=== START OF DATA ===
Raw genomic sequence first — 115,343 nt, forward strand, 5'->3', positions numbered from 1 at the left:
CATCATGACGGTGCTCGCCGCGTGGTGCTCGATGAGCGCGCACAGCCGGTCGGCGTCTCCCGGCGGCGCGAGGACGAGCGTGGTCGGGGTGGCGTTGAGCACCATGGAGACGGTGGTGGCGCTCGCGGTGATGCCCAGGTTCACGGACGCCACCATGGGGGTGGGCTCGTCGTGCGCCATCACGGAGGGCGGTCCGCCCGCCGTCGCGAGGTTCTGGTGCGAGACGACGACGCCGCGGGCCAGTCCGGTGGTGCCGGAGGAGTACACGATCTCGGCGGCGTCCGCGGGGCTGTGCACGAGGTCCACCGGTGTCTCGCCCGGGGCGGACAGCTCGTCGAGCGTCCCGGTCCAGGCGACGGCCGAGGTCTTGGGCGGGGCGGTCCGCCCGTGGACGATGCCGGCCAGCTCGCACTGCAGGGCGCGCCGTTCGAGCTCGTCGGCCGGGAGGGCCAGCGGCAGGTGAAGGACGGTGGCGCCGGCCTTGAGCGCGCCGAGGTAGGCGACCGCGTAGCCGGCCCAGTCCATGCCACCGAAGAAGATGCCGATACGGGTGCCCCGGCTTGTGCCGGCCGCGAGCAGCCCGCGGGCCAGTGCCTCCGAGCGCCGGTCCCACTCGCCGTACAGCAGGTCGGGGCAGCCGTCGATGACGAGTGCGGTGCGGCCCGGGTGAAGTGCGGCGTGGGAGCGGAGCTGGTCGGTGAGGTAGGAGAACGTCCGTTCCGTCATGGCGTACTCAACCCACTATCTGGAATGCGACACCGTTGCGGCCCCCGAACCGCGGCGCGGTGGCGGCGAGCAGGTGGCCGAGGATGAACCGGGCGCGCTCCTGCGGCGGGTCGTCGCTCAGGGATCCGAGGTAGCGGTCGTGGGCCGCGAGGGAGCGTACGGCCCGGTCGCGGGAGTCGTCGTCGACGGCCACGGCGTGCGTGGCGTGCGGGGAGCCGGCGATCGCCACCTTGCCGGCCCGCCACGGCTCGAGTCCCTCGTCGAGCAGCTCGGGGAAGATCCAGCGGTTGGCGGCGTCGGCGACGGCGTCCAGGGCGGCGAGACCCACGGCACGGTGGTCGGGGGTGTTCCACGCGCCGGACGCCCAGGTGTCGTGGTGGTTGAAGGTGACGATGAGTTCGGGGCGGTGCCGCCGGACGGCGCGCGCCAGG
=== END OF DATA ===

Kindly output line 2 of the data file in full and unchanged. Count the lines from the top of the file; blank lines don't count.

CATCATGACGGTGCTCGCCGCGTGGTGCTCGATGAGCGCGCACAGCCGGTCGGCGTCTCCCGGCGGCGCGAGGACGAGCGTGGTCGGGGTGGCGTTGAGCACCATGGAGACGGTGGTGGCGCTCGCGGTGATGCCCAGGTTCACGGACGCCACCATGGGGGTGGGCTCGTCGTGCGCCATCACGGAGGGCGGTCCGCCCGCCGTCGCGAGGTTCTGGTGCGAGACGACGACGCCGCGGGCCAGTCCGGTGGTGCCGGAGGAGTACACGATCTCGGCGGCGTCCGCGGGGCTGTGCACGAGGTCCACCGGTGTCTCGCCCGGGGCGGACAGCTCGTCGAGCGTCCCGGTCCAGGCGACGGCCGAGGTCTTGGGCGGGGCGGTCCGCCCGTGGACGATGCCGGCCAGCTCGCACTGCAGGGCGCGCCGTTCGAGCTCGTCGGCCGGGAGGGCCAGCGGCAGGTGAAGGACGGTGGCGCCGGCCTTGAGCGCGCCGAGGTAGGCGACCGCGTAGCCGGCCCAGTCCATGCCACCGAAGAAGATGCCGATACGGGTGCCCCGGCTTGTGCCGGCCGCGAGCAGCCCGCGGGCCAGTGCCTCCGAGCGCCGGTCCCACTCGCCGTACAGCAGGTCGGGGCAGCCGTCGATGACGAGTGCGGTGCGGCCCGGGTGAAGTGCGGCGTGGGAGCGGAGCTGGTCGGTGAGGTAGGAGAACGTCCGTTCCGTCATGGCGTACTCAACCCACTATCTGGAATGCGACACCGTTGCGGCCCCCGAACCGCGGCGCGGTGGCGGCGAGCAGGTGGCCGAGGATGAACCGGGCGCGCTCCTGCGGCGGGTCGTCGCTCAGGGATCCGAGGTAGCGGTCGTGGGCCGCGAGGGAGCGTACGGCCCGGTCGCGGGAGTCGTCGTCGACGGCCACGGCGTGCGTGGCGTGCGGGGAGCCGGCGATCGCCACCTTGCCGGCCCGCCACGGCTCGAGTCCCTCGTCGAGCAGCTCGGGGAAGATCCAGCGGTTGGCGGCGTCGGCGACGGCGTCCAGGGCGGCGAGACCCACGGCACGGTGGTCGGGGGTGTTCCACGCGCCGGACGCCCAGGTGTCGTGGTGGTTGAAGGTGACGATGAGTTCGGGGCGGTGCCGCCGGACGGCGCGCGCCAGG